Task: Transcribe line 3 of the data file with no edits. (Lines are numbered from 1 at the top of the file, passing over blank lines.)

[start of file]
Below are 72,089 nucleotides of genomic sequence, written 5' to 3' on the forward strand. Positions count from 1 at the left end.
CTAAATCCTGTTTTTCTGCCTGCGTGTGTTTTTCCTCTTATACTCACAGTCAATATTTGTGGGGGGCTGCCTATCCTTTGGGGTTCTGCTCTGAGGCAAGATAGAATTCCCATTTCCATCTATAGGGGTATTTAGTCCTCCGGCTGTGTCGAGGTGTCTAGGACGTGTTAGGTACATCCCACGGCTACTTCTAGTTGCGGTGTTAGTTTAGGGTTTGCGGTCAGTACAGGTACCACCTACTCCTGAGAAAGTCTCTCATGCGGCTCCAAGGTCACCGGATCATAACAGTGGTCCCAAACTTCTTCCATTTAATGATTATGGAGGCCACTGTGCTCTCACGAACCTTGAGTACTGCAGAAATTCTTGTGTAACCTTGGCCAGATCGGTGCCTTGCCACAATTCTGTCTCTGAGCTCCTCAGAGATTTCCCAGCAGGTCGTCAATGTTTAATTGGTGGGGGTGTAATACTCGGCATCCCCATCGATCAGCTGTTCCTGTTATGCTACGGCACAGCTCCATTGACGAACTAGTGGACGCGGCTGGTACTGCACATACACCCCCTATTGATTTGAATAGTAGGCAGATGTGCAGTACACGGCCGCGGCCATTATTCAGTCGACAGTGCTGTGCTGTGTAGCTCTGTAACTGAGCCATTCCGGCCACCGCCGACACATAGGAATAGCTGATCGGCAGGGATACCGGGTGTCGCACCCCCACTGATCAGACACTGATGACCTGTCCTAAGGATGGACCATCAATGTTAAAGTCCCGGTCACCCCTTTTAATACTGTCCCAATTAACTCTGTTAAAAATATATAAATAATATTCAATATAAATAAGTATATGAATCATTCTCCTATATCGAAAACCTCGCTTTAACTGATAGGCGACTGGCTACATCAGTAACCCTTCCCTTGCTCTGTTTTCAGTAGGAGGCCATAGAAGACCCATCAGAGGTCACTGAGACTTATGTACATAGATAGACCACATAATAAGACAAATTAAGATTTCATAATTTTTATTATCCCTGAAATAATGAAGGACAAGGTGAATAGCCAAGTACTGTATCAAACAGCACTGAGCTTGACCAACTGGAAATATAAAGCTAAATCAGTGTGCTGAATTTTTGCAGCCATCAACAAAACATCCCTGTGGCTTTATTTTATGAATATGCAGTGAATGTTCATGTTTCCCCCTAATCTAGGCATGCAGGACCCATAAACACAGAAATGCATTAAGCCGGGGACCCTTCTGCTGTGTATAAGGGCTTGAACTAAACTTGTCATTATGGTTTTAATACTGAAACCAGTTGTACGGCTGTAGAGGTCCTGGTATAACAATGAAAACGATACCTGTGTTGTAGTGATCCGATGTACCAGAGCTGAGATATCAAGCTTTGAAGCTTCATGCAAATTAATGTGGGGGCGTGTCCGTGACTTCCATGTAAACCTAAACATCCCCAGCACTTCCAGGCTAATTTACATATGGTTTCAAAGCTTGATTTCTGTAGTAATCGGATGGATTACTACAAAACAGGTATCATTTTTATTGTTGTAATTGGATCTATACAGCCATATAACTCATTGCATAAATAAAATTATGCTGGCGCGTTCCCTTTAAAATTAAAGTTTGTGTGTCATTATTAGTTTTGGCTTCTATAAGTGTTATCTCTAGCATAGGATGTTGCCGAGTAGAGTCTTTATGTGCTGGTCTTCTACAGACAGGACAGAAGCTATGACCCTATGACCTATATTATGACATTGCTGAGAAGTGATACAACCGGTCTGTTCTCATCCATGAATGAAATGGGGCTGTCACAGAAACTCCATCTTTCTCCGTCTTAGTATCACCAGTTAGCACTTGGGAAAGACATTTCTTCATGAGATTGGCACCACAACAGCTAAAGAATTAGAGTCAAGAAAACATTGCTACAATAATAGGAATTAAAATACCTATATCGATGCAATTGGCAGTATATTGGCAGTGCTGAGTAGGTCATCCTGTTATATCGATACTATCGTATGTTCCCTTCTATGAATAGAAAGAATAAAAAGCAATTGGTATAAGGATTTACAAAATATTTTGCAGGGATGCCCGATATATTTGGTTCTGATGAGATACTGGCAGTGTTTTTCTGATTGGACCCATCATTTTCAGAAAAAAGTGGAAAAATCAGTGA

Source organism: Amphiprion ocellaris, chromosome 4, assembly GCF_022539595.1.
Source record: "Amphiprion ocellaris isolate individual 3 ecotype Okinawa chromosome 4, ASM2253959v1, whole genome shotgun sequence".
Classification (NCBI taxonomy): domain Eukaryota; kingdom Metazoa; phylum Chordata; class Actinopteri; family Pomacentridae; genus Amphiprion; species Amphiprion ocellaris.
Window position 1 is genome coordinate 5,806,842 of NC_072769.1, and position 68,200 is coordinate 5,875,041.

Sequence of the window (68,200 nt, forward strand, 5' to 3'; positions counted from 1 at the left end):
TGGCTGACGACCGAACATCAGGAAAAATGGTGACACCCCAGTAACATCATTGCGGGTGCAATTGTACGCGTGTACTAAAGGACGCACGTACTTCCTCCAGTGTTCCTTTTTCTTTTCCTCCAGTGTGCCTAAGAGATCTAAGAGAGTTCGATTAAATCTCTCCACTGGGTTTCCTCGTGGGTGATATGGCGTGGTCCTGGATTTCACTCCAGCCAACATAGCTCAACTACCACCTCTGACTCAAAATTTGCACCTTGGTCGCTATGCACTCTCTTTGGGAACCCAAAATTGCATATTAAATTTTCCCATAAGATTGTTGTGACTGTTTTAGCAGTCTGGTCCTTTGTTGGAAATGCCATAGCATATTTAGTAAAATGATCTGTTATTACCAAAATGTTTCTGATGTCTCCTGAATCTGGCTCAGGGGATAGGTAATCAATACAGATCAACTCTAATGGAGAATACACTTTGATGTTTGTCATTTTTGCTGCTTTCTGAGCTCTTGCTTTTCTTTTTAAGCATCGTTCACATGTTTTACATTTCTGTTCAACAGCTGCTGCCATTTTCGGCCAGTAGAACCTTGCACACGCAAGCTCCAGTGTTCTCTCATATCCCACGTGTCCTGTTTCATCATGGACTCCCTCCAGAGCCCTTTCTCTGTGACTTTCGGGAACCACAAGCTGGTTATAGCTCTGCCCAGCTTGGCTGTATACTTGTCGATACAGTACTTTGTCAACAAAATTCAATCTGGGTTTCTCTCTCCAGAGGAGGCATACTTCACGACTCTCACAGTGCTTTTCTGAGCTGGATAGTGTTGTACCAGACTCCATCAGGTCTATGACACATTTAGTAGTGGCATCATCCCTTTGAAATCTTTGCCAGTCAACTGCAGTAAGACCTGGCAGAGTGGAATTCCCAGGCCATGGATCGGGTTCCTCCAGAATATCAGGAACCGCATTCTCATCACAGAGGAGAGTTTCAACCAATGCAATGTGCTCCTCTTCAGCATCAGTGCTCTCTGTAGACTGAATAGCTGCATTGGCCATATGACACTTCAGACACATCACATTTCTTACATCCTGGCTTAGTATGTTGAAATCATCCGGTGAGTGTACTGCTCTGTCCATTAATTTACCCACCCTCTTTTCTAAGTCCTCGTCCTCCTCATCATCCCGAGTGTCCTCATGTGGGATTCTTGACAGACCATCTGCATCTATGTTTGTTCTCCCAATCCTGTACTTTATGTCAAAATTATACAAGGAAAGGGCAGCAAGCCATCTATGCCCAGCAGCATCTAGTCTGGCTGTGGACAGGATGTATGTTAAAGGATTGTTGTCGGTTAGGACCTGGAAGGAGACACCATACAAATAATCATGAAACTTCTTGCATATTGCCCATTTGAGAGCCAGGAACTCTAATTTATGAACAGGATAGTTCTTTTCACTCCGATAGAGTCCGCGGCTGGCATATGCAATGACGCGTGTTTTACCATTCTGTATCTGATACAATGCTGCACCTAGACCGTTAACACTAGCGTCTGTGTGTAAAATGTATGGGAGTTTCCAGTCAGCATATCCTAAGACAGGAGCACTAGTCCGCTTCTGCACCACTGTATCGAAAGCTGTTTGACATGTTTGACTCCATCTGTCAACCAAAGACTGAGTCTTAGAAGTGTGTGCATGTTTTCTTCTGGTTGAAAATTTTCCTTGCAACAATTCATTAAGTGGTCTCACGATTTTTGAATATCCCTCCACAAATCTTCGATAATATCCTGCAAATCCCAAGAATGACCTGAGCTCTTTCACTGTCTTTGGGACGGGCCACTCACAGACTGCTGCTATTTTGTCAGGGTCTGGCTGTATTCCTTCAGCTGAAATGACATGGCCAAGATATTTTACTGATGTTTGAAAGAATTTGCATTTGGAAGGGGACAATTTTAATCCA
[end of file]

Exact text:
Source organism: Amphiprion ocellaris, chromosome 4, assembly GCF_022539595.1.